Job seekers often want to know if they should include their GPA on their resume. Should you only include it if it’s higher than 3.0? When should you not include it on your resume?
We’ve put together a short guide on everything you need to know regarding a GPA on a resume.
Should I put my GPA on my resume?
This depends on what your GPA is and how long you’re been out of school. Generally, you should only include it if it’s above a 3.3 and NOT a 3.0 like many suggest.
When to include your GPA on your resume:
- Include your GPA if you’re a recent graduate with little to no work experience
- Include your GPA if it’s higher than 3.3
- If the job description states they need your GPA, you should include it
When not to include GPA on a resume:
- If you’ve been out of school for more than four years
- If you have a couple of years of experience in your field
Many people will tell you to include your GPA if it’s 3.0 or higher. This really isn’t good advice, from an employer’s perspective. Here are a few reasons why.
Sometimes there are hundreds of resumes sent for a single opening. That’s a lot of competition! With that much competition, you want to come off as excellent, not just “good.”
While you should definitely be proud of a GPA higher than 3.0, it doesn’t scream excellence in a sea of 4.0s. In this case, instead of drawing attention to a good GPA, you’re better off just leaving it off.
You should also avoid listing it if you’ve been out of school for more than four years. You should lead with whatever experience you have in this case. If you already have experience in the field, you should also avoid listing your GPA and focus on your experience instead. Your GPA is a measure of your education, but practical experience is almost always more compelling to a hiring manager.
Here is what career expert Alison Green had to say:
This leads us to our next question.
Do employers care about your GPA anyway?
- A 2016 study showed that on a scale of 1-5, employers had a score of 3.5 when it comes to a high GPA importance (over 3.0). Source: Job Outlook 2016, National Association of Colleges and Employers
As you can see from the chart above, your major, leadership experience, and extracurricular activities all influence employers’ opinions more than your GPA.
It’s also interesting to note that those factors and your GPA are all ranked more important than the school you attended, volunteer work, foreign language competency, and experience studying abroad.
This isn’t to say that all of these factors aren’t important–when included correctly, all of these experiences can be part of a great resume. However, it helps you to see that your GPA isn’t a make-it-or-break-it qualification for the majority of employers.
What if you have a low GPA?
Not all employers care about your grades. You can expect larger companies to care, but startups and small companies don’t usually care about your GPA.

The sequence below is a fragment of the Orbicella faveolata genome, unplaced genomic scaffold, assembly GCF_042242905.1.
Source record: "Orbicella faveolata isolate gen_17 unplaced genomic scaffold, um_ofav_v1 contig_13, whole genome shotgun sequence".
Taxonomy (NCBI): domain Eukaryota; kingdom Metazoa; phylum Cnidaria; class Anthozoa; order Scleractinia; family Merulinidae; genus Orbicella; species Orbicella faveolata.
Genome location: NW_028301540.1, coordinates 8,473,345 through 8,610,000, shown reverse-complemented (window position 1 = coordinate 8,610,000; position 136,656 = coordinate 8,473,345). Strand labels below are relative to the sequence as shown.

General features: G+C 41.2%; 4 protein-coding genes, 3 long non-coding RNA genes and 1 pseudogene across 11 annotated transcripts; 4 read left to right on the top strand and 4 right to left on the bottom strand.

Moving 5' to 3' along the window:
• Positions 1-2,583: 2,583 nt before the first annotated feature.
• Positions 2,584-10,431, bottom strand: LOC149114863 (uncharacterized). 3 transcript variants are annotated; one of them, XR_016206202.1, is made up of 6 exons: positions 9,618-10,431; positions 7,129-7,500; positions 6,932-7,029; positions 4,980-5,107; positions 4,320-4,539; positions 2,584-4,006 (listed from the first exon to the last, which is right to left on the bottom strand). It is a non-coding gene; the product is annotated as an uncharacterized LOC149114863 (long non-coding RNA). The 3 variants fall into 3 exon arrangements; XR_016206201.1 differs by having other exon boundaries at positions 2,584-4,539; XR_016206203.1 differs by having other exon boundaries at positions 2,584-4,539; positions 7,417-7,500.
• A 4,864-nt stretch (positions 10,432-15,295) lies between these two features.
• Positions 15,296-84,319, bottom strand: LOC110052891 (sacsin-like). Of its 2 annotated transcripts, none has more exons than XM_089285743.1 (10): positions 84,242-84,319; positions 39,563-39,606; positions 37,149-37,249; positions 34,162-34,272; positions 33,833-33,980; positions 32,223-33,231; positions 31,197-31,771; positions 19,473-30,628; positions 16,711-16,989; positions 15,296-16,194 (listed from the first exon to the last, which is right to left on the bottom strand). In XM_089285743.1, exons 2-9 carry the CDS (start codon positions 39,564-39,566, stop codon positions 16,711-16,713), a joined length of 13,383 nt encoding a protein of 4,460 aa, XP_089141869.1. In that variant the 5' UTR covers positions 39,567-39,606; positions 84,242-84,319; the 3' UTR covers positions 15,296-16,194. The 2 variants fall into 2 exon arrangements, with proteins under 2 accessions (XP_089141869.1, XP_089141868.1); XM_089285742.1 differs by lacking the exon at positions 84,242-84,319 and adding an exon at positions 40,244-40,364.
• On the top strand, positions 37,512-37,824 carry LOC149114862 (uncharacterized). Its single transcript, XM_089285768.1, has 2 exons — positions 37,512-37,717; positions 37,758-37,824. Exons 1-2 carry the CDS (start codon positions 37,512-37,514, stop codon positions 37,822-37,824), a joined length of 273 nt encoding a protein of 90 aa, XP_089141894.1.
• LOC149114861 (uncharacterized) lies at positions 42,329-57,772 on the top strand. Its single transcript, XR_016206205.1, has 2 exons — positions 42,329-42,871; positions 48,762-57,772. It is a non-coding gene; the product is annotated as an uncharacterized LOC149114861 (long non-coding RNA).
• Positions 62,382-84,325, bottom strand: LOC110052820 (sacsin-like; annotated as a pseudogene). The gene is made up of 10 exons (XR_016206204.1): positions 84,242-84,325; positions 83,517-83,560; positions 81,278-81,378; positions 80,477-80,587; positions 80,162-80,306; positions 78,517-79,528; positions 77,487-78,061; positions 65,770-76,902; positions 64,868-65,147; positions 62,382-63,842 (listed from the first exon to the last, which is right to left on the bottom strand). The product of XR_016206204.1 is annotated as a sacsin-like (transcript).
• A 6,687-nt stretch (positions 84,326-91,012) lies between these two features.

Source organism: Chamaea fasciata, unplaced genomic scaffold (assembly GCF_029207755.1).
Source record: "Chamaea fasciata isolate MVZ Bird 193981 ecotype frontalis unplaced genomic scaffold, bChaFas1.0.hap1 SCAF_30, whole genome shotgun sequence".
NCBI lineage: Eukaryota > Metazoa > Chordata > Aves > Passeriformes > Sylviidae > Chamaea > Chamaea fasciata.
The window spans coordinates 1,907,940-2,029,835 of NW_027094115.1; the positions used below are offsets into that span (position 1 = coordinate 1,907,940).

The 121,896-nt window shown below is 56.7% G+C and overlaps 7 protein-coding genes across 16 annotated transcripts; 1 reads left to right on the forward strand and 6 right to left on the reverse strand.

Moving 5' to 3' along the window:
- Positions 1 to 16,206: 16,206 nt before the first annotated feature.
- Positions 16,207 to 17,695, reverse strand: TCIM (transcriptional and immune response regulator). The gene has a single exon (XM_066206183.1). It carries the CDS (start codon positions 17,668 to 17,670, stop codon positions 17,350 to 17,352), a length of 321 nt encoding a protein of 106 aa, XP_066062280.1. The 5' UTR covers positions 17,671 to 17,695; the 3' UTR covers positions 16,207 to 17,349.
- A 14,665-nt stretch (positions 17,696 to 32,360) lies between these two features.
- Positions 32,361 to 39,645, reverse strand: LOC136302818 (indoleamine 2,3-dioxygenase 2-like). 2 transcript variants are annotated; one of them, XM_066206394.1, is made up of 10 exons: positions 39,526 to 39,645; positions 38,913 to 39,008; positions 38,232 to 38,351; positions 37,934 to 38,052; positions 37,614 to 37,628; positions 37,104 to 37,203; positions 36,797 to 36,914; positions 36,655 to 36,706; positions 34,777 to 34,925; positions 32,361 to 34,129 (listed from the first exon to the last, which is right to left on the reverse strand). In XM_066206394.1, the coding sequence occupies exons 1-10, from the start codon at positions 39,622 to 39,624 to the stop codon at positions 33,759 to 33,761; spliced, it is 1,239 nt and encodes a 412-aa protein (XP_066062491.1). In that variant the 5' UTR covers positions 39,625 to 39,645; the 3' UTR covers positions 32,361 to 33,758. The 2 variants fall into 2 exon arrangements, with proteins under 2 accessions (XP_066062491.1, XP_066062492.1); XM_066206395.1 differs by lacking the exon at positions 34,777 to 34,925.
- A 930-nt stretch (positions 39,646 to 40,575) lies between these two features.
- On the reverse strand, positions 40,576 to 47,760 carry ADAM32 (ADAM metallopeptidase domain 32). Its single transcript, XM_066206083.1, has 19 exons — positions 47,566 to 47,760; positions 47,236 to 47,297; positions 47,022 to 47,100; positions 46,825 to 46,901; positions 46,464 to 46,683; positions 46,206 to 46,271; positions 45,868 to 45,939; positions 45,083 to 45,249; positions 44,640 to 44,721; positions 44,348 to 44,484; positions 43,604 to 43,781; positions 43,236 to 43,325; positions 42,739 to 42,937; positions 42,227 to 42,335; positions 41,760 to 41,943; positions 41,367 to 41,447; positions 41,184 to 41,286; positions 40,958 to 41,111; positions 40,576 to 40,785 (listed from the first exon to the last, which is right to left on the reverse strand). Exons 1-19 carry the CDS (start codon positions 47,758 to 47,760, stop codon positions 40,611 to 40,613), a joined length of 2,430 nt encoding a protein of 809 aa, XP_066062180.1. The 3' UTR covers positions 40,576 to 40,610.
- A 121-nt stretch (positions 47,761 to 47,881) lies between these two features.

Here is a good post on Forbes about whether employers really care about your grades. It’s from 2013 when Harvard was reported to be inflating grades, leading to speculation about how much that would actually help students’ chances to land prestigious jobs or internships.
Essentially, if you have a low GPA, don’t put it on your resume. Focus instead on an internship or past work experience.
If you have none of those, spend your time on crafting a compelling career story to sell your value. Start to create a good resume summary that shows your soft skills, as well as relevant coursework that relates to the position you’re applying for.
💡ZipTip: having the right combination of skills is key to passing the ATS scans. Learn how in our guide: 10 Vital Skills to Put on Your Resume & Stand Out
Where should you put your GPA on your resume?
If you opt to include your GPA on your resume, put it in your education section. Here is an example of a GPA on a resume:
This example works well for a current student. It includes an expected graduation date, both a major GPA and a cumulative GPA, as well as details about honors and relevant coursework.
You can also check out our post on including magna, summa and cum laude on a resume.
Here is another example:
This section has fewer details, and is better suited for someone with a couple of years of experience. The GPA is still well over 3.3 but is not likely to be the most compelling information on this resume.
Can I put my major GPA instead of my cumulative?
Yes. As stated above in this post, you are allowed to put your major GPA if it is higher. Doing well in your core classes for your degree is a better measure of your education, especially if you didn’t do so well in general classes outside of your major,
If you don’t have a 3.3 GPA or higher, leave it off and don’t sweat it. A few years down the line, it won’t matter at all! Your degree, leadership skills, and work experience will be far more important to future employers.
If you have more questions about writing a resume as a recent graduate, check out our related posts below or look at Zipjob’s resume writing services. Our professional resume writers can tell you how to make the most of your education to look most impressive to employers. Check out our three packages.